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Happy July 16, 2021 – Mindfulness & Flow: Jigsaw Puzzles
Today is a KISS (Keep it Super Simple) Day with a simple Fun Practice – Jigsaw Puzzles! Now, I realize this is a fun pastime for me, and a torture method for some of my friends. This fun month has lots of activities, but not all will be for you! Check out this month’s Introduction for more on mindfulness, flow, and Tea Ceremony – my recommended substitute practice for any suggested daily Fun Practice this month you do not want to try. We will have 31 different practices and activities to at minimum beat boredom for Anti-Boredom Month, and hopefully help you experience a flow state.
Today’s Positive Practice suggestion
Today’s Daily Yogi Practice is to try today’s Anti-Boredom / mindfulness/flow Activity: Puzzles! Today is a KISS simple day, but you can turn a fun and simple childhood pastime such as puzzles into a mindful practice and your own Zen activity. You can make this as simple or as complex as you want, and taking a step back and observing your approach can be a way to learn more about yourself. I personally LOVE working on challenging puzzles as a meditative activity to help me process complex issues ‘in the background’ as I work, and I equally enjoy quickly completing simple colorful puzzles to get a rush of accomplishment.
Puzzles can be a simple fun activity, or a months-long project depending on what puzzle you select! There are three main considerations: Pieces, Picture, and Place.
The main consideration for puzzle pieces is the number of pieces. I am a puzzle fiend, and will generally not even bother with a puzzle less than 1000 pieces. I usually get 1500-3000 piece puzzles.. I finish a 1000 piece puzzle in one day, and some challenging 2000+ piece puzzles have taken me months to complete. This ties in closely with your place selection.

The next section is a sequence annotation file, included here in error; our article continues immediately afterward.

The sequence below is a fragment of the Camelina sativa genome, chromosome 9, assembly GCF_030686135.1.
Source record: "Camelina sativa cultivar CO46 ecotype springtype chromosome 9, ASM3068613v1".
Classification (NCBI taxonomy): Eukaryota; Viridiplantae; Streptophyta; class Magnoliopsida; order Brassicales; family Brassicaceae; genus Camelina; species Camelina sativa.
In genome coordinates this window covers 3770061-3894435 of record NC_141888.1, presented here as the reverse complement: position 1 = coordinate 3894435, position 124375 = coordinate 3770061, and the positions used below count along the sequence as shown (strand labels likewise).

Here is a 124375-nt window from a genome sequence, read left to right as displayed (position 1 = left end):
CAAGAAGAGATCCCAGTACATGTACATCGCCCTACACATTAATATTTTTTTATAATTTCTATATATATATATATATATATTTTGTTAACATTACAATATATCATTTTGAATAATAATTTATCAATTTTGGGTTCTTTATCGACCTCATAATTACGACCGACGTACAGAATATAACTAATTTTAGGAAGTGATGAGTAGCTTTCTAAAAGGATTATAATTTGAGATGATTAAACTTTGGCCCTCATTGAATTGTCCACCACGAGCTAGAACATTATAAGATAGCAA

In addition to number of pieces, you should consider the size of the pieces. There are many challenging styles of puzzles with oddly shaped pieces, rather than the classic jigsaw shape. I also enjoy 3D puzzles, which you put together in sections then build into a figurine.
The picture can add as much of a challenge as the number of pieces! I recommend beginners pick a scene with a lot of color variation, so you can group and build pieces in sections. Some of the most challenging puzzles I have completed are monochromatic designs, where nearly all pieces look the same. I also enjoy finding really cool pictures, and gluing the completed puzzle to use as framed wall decorations.
The main consideration here is a clean, flat surface! If you are working on an average difficulty puzzle under 1000 pieces with a standard picture, you may be fine with a desk or kitchen table. However, some puzzles can take days or weeks to complete. I have used the felt rollers pads for harder puzzles that need to be stored and moved, but the rolling will cause your puzzle to fall apart. I prefer a large flat piece of plywood to build my puzzles on, which can be moved around as needed.
Try to calmly take notice when your thoughts drift back to the past or forward to the future. Try to bring yourself back to and fully immerse yourself in the present moment by focusing on the sight, sounds, smells, taste, or feel of your surroundings.
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Please comment and share your experience with today’s practice. Were you able to find flow or contentment in the now? Always remember, be kind!